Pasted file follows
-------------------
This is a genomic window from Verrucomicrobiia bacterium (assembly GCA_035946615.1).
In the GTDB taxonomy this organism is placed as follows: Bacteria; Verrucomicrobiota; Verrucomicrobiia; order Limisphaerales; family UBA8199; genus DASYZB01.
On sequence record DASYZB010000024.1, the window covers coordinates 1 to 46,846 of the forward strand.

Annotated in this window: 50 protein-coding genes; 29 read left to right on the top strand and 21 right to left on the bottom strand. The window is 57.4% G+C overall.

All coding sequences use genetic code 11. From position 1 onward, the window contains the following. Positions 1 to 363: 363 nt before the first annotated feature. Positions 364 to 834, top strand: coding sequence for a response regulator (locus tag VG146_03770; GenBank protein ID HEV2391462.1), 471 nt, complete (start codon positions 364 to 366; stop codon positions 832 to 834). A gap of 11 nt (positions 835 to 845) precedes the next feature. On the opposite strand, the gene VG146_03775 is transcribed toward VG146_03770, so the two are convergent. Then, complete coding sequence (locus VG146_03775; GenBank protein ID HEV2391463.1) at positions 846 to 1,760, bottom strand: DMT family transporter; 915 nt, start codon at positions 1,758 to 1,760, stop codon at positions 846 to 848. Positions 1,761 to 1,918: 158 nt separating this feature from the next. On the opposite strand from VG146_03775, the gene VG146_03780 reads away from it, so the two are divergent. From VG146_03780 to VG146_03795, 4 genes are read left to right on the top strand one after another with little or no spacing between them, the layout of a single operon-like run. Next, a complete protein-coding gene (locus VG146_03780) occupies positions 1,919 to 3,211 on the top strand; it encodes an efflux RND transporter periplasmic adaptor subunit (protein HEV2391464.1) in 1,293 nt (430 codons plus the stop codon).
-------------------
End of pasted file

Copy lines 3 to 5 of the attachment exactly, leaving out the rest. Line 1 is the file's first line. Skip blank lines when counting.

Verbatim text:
On sequence record DASYZB010000024.1, the window covers coordinates 1 to 46,846 of the forward strand.

Annotated in this window: 50 protein-coding genes; 29 read left to right on the top strand and 21 right to left on the bottom strand. The window is 57.4% G+C overall.

All coding sequences use genetic code 11. From position 1 onward, the window contains the following. Positions 1 to 363: 363 nt before the first annotated feature. Positions 364 to 834, top strand: coding sequence for a response regulator (locus tag VG146_03770; GenBank protein ID HEV2391462.1), 471 nt, complete (start codon positions 364 to 366; stop codon positions 832 to 834). A gap of 11 nt (positions 835 to 845) precedes the next feature. On the opposite strand, the gene VG146_03775 is transcribed toward VG146_03770, so the two are convergent. Then, complete coding sequence (locus VG146_03775; GenBank protein ID HEV2391463.1) at positions 846 to 1,760, bottom strand: DMT family transporter; 915 nt, start codon at positions 1,758 to 1,760, stop codon at positions 846 to 848. Positions 1,761 to 1,918: 158 nt separating this feature from the next. On the opposite strand from VG146_03775, the gene VG146_03780 reads away from it, so the two are divergent. From VG146_03780 to VG146_03795, 4 genes are read left to right on the top strand one after another with little or no spacing between them, the layout of a single operon-like run. Next, a complete protein-coding gene (locus VG146_03780) occupies positions 1,919 to 3,211 on the top strand; it encodes an efflux RND transporter periplasmic adaptor subunit (protein HEV2391464.1) in 1,293 nt (430 codons plus the stop codon).